GRAVITY Astrometry p2 Tutorials

IMPORTANT: ESO is now offering use of the web application p2 for Phase 2 preparation for all Paranal observing runs from Period 102 onward.  The web application p2 fully replaces the use of P2PP for the preparation of the Phase 2 observing material for all telescopes/instruments for both Service and Visitor Mode runs on Paranal. Please check our help section about p2 for instructions on how to notify ESO when your material is ready.

This tutorial provides examples of the preparation of OBs for the on-axis and off-axis astrometry modes of GRAVITY at the ESO-VLTI. The specifics of this tutorial pertain to the preparation of OBs for Period 109 onward.

Please note that all the figures shown below can be clicked on to get higher resolution versions.

To follow this tutorial, you should have familiarity with p2: the web-based tool for the preparation of Phase 2 materials.  Please refer to the main p2 webpage (and the items in the menu bar on the left of that page) for a general overview of p2 and generic instructions on the preparation of Observing Blocks (OB).  Screenshots for this tutorial were made using the demo mode of p2, but should not differ in any way from one's experience in preparing your own OBs under your run.

The example OBs that we will create in this tutorial are available on the p2 demo version, run 60.A-9252(M) - GRAVITY, in the folders On-axis- and Off-axis-Astrometry Tutorial.

0: Goal of the Run

In this tutorial, we will first prepare a single on-axis observation block (OB) of a science target with a dispersed fringe observation in the K-band (2.0-2.4 mu) using GRAVITY's dual-field mode and with the medium spectral resolution. The OB will use the GRAVITY_dual_obs_exp template to measure the precise location of a planet relative to the star. It is not necessary to prepare a calibration OB in this case.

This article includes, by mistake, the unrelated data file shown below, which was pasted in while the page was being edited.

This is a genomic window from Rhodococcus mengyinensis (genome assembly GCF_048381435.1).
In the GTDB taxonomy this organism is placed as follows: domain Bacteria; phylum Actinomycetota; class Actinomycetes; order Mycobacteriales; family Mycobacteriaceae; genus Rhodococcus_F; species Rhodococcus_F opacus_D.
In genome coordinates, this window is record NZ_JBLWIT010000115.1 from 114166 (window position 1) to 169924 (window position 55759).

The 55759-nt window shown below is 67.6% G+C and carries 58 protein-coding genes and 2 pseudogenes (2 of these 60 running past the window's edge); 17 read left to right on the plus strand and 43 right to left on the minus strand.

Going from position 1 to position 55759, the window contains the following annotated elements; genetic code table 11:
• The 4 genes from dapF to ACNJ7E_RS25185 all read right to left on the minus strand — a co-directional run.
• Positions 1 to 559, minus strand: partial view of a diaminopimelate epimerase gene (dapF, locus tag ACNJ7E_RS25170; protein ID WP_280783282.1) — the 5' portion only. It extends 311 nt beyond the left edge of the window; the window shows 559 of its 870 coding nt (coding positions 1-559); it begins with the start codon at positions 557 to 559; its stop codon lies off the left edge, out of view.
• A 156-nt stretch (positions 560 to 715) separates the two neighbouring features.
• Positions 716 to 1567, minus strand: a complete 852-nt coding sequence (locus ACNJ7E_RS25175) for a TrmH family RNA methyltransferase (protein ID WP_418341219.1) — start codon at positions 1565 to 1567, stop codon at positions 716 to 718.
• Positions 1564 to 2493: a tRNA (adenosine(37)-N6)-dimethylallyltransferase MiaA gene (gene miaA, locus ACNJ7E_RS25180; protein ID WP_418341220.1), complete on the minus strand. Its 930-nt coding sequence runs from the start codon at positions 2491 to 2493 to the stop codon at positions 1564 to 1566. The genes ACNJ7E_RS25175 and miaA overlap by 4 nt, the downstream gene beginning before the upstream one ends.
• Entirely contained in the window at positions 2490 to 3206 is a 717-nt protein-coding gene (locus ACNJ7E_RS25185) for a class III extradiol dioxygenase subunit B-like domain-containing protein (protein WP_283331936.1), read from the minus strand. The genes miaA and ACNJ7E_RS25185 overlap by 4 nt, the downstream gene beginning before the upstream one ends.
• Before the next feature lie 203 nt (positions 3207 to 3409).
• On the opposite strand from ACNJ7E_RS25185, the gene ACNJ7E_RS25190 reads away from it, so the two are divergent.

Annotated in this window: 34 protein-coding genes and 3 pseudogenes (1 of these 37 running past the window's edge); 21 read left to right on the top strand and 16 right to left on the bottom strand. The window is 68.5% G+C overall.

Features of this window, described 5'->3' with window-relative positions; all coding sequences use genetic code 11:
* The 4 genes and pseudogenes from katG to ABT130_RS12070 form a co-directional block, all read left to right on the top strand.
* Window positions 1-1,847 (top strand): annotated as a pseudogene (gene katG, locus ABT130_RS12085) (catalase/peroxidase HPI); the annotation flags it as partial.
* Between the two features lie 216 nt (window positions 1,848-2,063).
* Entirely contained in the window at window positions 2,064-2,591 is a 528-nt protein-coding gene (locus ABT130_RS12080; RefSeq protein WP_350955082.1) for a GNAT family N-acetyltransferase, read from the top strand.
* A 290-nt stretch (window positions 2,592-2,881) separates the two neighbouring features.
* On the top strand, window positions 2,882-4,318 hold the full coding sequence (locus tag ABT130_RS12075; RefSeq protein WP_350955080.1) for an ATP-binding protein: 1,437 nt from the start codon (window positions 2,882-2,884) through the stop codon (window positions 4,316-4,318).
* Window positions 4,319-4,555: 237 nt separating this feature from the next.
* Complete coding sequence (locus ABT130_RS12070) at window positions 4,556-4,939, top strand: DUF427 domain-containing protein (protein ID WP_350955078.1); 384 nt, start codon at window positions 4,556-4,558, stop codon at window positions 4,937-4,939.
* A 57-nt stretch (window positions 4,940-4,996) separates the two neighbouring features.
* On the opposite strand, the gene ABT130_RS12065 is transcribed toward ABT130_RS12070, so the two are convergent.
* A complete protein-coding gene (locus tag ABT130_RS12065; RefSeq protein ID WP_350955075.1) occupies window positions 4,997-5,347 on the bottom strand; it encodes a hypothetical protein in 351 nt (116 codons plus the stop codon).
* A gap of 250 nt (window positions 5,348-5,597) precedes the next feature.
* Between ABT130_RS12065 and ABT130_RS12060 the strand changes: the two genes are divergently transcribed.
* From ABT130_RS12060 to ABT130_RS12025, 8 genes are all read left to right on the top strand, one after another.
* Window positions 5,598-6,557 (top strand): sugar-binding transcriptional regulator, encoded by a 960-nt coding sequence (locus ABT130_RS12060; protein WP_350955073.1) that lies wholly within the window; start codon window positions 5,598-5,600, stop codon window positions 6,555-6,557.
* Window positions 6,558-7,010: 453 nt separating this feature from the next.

We will then prepare a concatenation of three OBs: a science target, a metrology calibrator, and a visibility calibrator. The purpose in this case is to use the off-axis mode of the GRAVITY_dual_obs_exp template to measure the separation of a brown dwarf from its host star, which is a binary, and to measure the binary separation and position angle.

These sample OBs in a concatenation will illustrate the use of a variety of features of p2 and the kind of decisions to be taken at the time of preparing in advance an observing run, as well as some aspects that are specific to the preparation of OBs for VLTI and GRAVITY.

1: Getting Started

The Phase 2 process begins when you receive a communication of the ESO Observing Programmes Office (OPO) announcing that the allocation of time for the coming period has been finalized and that you can view the results by logging into the UserPortal and clicking on "Check the webletters." 

Let's assume you were granted observing time with GRAVITY in service mode. To start preparing your Phase 2 material including observation blocks, instructions, and finding charts with the web application p2, we recommend you collect all the necessary documentation first:

2: Making OBs


2.0: p2


For the sake of this tutorial, we will use the p2 demo facility:

This is a special facility that ESO has set up so that users who do not have their own p2 login data can still use p2 and prepare example OBs (for example, while writing a proposal to get the overheads right).  You cannot use it to prepare actual OBs intended to be executed.  When you prepare such OBs you should use your ESO User Portal credentials for p2 (with

After directing your browser to the p2 demo facility the main p2 GUI will appear as follows:

Runs for a number of instruments appear in the lefthand column, since the p2 demo facility is used for all of them.  Similarly, if you log into p2 (instead of p2demo) with your own ESO User Portal credentials, you will get the list of all the runs for which you are PI, or for which you have been declared as a Phase 2 delegate by one of your colleagues.